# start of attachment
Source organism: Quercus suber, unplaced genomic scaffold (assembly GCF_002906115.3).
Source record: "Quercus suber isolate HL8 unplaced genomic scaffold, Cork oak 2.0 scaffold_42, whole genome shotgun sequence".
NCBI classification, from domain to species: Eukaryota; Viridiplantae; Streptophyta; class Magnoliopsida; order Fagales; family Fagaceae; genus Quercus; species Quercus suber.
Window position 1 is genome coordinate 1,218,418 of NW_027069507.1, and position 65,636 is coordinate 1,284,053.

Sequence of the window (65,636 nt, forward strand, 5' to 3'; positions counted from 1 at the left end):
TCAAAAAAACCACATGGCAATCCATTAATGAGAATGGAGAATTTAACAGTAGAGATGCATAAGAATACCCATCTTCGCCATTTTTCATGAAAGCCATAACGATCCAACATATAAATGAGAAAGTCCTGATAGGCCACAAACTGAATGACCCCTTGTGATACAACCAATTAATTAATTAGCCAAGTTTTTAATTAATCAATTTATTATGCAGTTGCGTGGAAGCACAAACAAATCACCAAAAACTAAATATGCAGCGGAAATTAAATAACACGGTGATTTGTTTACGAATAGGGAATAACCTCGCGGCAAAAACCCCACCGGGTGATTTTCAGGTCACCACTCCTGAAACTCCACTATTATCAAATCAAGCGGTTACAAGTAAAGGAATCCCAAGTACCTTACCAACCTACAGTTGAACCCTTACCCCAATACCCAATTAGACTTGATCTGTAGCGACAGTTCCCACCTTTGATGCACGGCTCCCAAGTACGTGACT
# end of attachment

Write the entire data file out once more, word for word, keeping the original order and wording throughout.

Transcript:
Source organism: Quercus suber, unplaced genomic scaffold (assembly GCF_002906115.3).
Source record: "Quercus suber isolate HL8 unplaced genomic scaffold, Cork oak 2.0 scaffold_42, whole genome shotgun sequence".
NCBI classification, from domain to species: Eukaryota; Viridiplantae; Streptophyta; class Magnoliopsida; order Fagales; family Fagaceae; genus Quercus; species Quercus suber.
Window position 1 is genome coordinate 1,218,418 of NW_027069507.1, and position 65,636 is coordinate 1,284,053.

Sequence of the window (65,636 nt, forward strand, 5' to 3'; positions counted from 1 at the left end):
TCAAAAAAACCACATGGCAATCCATTAATGAGAATGGAGAATTTAACAGTAGAGATGCATAAGAATACCCATCTTCGCCATTTTTCATGAAAGCCATAACGATCCAACATATAAATGAGAAAGTCCTGATAGGCCACAAACTGAATGACCCCTTGTGATACAACCAATTAATTAATTAGCCAAGTTTTTAATTAATCAATTTATTATGCAGTTGCGTGGAAGCACAAACAAATCACCAAAAACTAAATATGCAGCGGAAATTAAATAACACGGTGATTTGTTTACGAATAGGGAATAACCTCGCGGCAAAAACCCCACCGGGTGATTTTCAGGTCACCACTCCTGAAACTCCACTATTATCAAATCAAGCGGTTACAAGTAAAGGAATCCCAAGTACCTTACCAACCTACAGTTGAACCCTTACCCCAATACCCAATTAGACTTGATCTGTAGCGACAGTTCCCACCTTTGATGCACGGCTCCCAAGTACGTGACT